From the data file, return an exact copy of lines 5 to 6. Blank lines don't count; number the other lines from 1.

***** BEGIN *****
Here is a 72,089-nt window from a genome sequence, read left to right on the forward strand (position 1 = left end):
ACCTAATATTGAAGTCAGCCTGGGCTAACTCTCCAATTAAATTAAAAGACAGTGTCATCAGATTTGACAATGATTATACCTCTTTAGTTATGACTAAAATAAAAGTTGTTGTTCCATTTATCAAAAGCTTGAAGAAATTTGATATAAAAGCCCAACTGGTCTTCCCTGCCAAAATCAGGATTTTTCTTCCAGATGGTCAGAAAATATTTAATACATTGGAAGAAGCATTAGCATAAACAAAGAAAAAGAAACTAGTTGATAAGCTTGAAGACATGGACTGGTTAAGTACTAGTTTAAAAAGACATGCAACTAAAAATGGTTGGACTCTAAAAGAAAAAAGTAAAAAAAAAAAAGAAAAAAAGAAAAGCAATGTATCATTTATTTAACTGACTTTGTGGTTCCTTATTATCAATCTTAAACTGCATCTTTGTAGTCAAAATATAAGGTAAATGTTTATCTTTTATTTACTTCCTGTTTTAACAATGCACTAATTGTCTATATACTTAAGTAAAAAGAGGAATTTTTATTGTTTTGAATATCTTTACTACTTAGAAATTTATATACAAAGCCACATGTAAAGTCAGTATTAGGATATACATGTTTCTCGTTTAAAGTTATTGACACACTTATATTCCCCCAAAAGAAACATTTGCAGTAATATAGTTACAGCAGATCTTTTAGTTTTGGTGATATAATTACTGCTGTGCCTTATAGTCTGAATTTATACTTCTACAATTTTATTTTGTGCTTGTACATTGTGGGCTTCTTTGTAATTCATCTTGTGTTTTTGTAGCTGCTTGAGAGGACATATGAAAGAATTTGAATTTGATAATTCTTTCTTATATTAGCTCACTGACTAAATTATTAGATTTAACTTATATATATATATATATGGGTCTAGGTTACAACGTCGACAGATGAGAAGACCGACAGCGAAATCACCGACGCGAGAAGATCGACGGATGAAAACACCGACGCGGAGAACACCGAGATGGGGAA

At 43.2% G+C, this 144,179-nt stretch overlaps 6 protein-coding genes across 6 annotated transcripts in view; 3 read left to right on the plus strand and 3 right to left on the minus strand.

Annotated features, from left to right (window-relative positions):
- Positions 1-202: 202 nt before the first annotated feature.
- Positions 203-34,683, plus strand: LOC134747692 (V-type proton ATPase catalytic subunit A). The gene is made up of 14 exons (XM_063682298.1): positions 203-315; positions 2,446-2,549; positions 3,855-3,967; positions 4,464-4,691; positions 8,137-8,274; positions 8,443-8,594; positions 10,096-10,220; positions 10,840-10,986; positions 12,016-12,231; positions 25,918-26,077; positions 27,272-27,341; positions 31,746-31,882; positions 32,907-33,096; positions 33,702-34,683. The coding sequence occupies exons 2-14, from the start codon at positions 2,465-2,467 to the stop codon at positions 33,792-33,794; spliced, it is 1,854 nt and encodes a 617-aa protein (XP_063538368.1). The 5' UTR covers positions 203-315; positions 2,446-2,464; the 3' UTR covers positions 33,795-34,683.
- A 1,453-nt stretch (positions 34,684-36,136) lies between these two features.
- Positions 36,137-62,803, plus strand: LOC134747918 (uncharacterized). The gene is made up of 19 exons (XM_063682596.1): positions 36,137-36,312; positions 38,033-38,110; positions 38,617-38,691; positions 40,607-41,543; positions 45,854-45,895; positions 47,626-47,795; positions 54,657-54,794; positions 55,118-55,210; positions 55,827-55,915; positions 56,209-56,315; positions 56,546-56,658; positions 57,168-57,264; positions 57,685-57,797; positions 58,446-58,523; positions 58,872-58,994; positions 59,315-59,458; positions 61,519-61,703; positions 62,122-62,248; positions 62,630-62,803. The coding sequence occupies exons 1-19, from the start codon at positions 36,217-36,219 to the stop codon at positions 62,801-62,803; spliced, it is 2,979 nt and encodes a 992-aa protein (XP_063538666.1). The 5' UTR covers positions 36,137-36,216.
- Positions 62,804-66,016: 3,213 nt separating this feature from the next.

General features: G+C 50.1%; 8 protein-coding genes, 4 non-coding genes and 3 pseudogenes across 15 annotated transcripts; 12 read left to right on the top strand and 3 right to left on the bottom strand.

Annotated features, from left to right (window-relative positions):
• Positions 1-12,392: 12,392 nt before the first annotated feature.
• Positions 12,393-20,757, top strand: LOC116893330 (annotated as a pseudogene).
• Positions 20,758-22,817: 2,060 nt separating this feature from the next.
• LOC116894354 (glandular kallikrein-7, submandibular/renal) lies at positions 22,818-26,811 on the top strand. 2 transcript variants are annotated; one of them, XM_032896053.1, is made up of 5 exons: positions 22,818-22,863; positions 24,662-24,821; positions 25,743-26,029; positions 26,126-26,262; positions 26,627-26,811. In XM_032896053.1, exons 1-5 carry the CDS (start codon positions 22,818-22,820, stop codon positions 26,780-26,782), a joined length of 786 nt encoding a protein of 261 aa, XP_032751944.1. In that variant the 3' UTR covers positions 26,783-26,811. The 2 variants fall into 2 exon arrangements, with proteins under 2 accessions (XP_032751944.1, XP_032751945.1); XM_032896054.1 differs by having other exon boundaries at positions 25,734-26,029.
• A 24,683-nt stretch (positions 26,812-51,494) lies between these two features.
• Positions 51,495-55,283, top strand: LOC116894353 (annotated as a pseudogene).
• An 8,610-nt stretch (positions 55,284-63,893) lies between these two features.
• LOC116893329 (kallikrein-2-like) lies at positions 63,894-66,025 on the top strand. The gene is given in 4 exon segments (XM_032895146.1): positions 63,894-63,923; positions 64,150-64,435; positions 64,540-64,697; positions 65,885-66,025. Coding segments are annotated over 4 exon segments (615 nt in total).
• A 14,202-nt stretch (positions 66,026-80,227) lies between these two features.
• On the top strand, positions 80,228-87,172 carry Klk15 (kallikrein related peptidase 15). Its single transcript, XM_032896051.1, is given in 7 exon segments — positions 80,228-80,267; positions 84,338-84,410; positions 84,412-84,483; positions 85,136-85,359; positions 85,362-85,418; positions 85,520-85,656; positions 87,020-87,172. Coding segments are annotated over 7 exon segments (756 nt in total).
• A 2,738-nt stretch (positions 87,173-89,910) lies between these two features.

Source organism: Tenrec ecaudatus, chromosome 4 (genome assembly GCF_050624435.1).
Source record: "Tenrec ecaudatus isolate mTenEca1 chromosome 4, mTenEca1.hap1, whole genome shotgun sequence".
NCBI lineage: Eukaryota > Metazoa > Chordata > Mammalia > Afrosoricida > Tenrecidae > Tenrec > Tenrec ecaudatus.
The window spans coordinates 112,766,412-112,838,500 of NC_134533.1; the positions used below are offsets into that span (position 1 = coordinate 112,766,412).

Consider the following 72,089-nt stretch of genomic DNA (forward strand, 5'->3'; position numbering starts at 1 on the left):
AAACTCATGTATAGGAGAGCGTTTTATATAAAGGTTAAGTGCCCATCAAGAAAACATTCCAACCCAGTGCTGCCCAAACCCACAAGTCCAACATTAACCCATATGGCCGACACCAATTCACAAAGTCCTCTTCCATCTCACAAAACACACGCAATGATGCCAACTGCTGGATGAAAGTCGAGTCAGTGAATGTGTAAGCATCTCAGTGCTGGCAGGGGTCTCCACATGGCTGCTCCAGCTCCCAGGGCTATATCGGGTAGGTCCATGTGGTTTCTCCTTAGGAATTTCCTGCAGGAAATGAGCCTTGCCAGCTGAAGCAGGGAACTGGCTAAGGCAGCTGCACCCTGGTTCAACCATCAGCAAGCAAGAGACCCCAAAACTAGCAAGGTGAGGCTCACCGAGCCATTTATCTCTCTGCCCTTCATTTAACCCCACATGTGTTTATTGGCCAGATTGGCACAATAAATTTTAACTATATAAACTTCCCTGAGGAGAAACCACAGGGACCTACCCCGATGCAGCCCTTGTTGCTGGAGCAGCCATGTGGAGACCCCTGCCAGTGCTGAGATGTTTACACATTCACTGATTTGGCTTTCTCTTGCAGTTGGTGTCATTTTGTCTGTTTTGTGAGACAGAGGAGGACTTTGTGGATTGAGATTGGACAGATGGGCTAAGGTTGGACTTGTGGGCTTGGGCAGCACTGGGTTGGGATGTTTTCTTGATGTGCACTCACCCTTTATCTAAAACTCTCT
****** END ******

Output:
- Positions 1-202: 202 nt before the first annotated feature.
- Positions 203-34,683, plus strand: LOC134747692 (V-type proton ATPase catalytic subunit A). The gene is made up of 14 exons (XM_063682298.1): positions 203-315; positions 2,446-2,549; positions 3,855-3,967; positions 4,464-4,691; positions 8,137-8,274; positions 8,443-8,594; positions 10,096-10,220; positions 10,840-10,986; positions 12,016-12,231; positions 25,918-26,077; positions 27,272-27,341; positions 31,746-31,882; positions 32,907-33,096; positions 33,702-34,683. The coding sequence occupies exons 2-14, from the start codon at positions 2,465-2,467 to the stop codon at positions 33,792-33,794; spliced, it is 1,854 nt and encodes a 617-aa protein (XP_063538368.1). The 5' UTR covers positions 203-315; positions 2,446-2,464; the 3' UTR covers positions 33,795-34,683.